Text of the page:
West Virginia Candidate Removed From hearing After Speaking Out Against Oil & Gas Drilling Legislation

February 12, 2018
Rebecca Savransky

A candidate for the West Virginia House of Delegates was reportedly cut off and removed from a hearing last week in the state's lower chamber on a piece of legislation regarding oil and gas drilling on private land.

During her testimony, Lissa Lucas spoke about her opposition to a bill that would require the approval of only 75 percent of landowners for oil and gas companies to drill on private land, according to the Huffington Post.

Currently, 100 percent of landowners in the state need to give approval, it added.

Lucas, a Democratic candidate in West Virginia's 7th District, also listed donations that state lawmakers have received from oil and gas companies, the news outlet added.

She was reportedly told during her testimony that she should not be making "personal comments" regarding members of the House Judiciary Committee.

“The people who are going to be speaking in favor of this bill are all going to be paid by the industry,” Lucas said, according to the Huffington Post.

“The people who are going to be voting on this bill are often also paid by the industry," she added.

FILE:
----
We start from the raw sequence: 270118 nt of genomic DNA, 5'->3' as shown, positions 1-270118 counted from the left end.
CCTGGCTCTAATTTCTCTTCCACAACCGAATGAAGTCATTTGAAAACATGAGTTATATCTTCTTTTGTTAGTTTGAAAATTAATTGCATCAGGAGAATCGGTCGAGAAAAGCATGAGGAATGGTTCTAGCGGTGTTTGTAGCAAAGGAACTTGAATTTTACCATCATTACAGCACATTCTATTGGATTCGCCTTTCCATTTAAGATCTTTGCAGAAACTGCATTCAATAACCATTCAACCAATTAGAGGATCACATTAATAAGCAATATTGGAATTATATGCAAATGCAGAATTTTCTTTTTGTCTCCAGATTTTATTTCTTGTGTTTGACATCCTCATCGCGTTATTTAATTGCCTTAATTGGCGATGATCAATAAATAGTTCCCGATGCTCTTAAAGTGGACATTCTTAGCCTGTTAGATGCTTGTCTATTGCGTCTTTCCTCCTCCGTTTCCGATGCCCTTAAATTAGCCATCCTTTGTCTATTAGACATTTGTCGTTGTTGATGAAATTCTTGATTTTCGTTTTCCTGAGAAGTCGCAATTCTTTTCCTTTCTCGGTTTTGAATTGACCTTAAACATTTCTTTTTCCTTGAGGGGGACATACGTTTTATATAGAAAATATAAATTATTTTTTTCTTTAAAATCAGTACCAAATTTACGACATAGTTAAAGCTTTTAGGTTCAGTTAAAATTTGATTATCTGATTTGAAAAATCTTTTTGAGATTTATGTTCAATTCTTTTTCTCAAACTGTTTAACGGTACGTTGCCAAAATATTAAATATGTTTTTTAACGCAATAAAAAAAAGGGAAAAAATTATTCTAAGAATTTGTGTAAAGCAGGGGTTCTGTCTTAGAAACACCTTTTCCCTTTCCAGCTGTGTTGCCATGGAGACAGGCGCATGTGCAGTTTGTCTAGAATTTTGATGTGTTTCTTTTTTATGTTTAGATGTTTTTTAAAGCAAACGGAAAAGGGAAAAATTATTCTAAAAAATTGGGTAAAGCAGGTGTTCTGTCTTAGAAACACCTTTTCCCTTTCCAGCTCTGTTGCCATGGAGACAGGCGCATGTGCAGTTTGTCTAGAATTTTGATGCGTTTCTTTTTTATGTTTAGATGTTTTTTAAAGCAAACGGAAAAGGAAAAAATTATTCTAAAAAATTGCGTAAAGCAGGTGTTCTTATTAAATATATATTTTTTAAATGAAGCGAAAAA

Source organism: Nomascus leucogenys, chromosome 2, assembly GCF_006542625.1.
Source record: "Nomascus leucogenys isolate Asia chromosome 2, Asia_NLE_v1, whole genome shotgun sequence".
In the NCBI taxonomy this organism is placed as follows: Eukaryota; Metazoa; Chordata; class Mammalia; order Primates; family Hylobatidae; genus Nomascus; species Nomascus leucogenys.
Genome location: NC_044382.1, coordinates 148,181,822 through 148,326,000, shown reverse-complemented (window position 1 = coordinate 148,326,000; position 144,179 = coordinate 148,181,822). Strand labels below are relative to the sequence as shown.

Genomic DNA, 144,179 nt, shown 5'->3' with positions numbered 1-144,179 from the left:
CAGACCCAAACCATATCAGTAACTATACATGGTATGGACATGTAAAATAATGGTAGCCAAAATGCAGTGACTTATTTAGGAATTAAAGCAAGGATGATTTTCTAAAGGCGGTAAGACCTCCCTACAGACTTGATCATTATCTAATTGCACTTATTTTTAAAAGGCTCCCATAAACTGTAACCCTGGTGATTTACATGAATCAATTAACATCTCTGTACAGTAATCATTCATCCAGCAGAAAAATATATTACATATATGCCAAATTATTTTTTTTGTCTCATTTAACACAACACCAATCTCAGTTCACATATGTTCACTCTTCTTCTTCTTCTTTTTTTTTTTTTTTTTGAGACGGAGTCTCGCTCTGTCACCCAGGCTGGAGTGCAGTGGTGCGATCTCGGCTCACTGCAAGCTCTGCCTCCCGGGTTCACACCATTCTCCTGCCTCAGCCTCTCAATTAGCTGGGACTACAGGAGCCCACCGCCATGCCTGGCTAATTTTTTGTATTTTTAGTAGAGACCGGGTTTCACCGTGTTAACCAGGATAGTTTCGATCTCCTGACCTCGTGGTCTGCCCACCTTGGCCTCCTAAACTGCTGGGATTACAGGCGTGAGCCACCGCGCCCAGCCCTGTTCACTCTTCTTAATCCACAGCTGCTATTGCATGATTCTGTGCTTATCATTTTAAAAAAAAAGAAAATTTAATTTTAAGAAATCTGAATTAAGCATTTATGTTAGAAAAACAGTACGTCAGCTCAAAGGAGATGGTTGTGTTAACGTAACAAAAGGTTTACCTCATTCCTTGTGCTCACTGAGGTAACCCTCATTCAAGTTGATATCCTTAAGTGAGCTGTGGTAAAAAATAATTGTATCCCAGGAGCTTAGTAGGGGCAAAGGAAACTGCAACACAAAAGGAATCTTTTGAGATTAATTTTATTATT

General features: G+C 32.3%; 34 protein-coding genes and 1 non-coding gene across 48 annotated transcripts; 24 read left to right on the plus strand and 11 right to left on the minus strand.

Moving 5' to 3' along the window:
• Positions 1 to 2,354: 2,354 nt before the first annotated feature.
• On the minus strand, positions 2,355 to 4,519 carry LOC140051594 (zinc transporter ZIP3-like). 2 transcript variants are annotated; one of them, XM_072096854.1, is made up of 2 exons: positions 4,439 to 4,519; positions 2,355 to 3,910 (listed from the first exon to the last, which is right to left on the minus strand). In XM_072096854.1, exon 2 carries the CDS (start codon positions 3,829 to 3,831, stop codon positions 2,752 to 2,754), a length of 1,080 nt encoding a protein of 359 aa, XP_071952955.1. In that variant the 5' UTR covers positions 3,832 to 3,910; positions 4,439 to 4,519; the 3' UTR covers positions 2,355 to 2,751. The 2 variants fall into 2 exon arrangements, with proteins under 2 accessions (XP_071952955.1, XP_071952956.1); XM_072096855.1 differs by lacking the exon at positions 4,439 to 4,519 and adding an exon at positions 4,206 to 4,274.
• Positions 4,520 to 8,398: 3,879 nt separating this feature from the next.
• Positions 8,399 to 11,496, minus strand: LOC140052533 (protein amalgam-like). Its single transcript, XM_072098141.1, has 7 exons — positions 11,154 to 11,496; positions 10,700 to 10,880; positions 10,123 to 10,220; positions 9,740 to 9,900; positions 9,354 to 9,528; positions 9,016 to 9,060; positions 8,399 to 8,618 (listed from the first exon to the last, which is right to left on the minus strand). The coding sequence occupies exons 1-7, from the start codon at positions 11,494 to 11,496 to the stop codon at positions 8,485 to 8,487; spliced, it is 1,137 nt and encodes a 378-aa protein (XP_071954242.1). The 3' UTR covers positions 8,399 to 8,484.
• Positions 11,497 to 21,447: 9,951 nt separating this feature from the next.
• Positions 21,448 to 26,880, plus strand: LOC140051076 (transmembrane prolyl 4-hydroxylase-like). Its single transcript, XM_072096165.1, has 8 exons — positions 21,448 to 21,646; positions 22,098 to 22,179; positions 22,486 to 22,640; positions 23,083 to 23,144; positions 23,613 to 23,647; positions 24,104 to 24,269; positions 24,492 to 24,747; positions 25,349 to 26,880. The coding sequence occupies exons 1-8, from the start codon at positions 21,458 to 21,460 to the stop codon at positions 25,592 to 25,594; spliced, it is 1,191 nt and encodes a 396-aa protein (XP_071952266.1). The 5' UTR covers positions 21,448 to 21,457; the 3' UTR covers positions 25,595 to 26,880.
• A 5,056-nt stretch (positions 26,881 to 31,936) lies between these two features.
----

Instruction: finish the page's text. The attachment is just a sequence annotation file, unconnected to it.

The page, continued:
“I have to keep this short because the public only gets a minute and 45 seconds while lobbyists can throw a gala at the Marriott with whiskey and wine and talk for hours to the delegates,” she added.

Her microphone was cut off during her testimony and her request for more time was denied, according to the Huffington Post.

She then told lawmakers to "drag me off."

On her personal blog, Lucas wrote that as she tried to give her remarks in defense of "constitutional property rights," she was "dragged out of House chambers."

“Allow me to point out that if Delegates genuinely think that my talking about who their campaign donors are ― and how much they’re receiving from corporate lobbyists/corporate PACs ― is an ad hominem attack … then they should be refusing those donations," she wrote.

She also wrote that lawmakers should refuse any donation that, "if someone mentions it, makes you feel personally attacked."

“Because that’s not an attack. That’s guilt. And you SHOULD be feeling that. Let that guilt about who you’re really working for inform your votes; don’t let the corporate money do it.”

The committee passed the bill, which now awaits votes by the full House and state Senate.